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Out of the Ashes

Shoshana Schwartz

Daggers of fire tore through the house. And her worst fear surrounded her, suffocated her, held her in its burning grip.

Wednesday, December 21, 2011

The nightmares went on for weeks. Flames consuming my house. Smoke filling my bedroom. Walls of fire engulfing my world.

The spark that kindled this inferno? A series of safety films shown to us second-graders. Adorable little cartoon characters trapped inside a burning building, running around in circles and flapping their arms helplessly, until an adult arrived to rescue them from unspeakable pain and eventual death. Sure, once they had been rescued, the characters learned all about fire safety, as did we, the audience. But the imprint that remained was deep: I developed a serious fear of fire.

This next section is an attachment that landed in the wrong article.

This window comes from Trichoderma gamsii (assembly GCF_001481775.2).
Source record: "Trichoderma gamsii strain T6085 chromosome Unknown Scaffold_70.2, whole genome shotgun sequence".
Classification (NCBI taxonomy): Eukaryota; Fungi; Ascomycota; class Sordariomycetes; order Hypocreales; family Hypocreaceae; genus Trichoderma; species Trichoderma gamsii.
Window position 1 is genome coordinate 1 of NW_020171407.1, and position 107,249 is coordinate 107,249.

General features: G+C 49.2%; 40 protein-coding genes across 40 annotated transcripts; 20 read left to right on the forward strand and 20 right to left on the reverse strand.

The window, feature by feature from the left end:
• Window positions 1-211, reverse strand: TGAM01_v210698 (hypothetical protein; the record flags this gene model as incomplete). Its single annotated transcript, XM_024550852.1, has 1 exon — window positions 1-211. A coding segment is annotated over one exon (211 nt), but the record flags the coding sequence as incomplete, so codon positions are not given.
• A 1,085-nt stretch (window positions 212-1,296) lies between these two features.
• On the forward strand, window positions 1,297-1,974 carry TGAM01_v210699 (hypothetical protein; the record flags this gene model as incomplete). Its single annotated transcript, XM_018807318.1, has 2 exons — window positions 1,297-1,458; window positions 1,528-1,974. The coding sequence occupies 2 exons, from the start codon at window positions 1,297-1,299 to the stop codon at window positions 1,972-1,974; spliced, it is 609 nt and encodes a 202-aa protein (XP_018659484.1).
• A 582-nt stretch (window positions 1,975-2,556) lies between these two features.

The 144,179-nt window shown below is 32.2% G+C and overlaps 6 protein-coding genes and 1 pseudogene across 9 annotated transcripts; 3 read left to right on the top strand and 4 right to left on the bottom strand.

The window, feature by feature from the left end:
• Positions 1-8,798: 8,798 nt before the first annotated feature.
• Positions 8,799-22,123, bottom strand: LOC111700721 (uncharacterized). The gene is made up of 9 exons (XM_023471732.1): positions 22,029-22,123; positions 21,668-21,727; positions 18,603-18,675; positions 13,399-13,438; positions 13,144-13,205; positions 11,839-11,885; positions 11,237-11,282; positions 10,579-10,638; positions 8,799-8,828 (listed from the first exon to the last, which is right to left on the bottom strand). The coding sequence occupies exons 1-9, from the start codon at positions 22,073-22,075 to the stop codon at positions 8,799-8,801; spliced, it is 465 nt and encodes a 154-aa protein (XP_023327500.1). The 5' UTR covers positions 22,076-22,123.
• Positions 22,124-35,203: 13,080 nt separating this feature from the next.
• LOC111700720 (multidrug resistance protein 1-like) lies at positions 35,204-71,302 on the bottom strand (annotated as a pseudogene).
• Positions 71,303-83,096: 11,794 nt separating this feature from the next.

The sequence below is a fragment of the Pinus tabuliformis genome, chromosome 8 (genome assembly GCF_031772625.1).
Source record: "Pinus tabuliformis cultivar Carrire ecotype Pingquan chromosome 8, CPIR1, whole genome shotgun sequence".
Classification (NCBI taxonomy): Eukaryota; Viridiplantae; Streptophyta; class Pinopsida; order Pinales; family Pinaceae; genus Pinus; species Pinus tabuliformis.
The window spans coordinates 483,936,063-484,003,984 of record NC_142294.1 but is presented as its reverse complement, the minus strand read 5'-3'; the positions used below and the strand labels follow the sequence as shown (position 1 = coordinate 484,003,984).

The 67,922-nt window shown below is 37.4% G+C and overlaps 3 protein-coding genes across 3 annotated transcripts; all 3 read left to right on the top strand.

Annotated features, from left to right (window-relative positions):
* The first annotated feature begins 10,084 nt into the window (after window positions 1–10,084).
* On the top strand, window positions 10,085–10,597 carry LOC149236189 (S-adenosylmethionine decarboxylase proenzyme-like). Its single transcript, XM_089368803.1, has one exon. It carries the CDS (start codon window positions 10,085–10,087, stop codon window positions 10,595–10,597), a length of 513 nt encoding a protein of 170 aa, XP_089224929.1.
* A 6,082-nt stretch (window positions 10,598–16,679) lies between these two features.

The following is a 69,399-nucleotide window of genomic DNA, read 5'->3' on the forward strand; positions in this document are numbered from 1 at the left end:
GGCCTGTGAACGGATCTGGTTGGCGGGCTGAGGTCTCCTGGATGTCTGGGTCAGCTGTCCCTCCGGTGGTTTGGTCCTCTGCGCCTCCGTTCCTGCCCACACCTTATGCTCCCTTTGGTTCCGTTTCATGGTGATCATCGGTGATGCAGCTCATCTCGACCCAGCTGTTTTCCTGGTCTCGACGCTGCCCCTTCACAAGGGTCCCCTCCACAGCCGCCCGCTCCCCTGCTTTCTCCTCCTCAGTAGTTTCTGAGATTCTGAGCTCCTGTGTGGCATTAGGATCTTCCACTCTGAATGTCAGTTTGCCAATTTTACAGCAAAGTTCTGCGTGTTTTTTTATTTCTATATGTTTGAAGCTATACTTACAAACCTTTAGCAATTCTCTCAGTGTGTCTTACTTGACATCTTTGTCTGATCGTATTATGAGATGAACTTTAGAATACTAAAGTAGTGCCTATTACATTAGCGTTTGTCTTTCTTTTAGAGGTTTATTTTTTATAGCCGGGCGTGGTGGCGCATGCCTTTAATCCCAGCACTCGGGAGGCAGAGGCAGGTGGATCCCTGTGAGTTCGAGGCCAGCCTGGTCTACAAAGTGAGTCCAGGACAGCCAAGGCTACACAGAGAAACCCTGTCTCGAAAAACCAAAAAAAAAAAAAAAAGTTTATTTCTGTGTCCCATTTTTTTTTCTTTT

When I was nine years old, we moved into a house that had been rebuilt after a serious kitchen fire. When I heard that bit of history, I was flooded with relief; lightning doesn’t strike in the same place twice. This house had already had its fire, and I was safe. But some local kids decided to give us a warm welcome to our new home. On moving day, they lit a fire on our front steps, rang the bell, and ran away. My nightmares returned.

Everyone is scared of something, but they live with it. I pushed my fears to the back of my mind, hoping, praying that I would never hear the crackling of the flames. I made myself believe it.

I was wrong.

 

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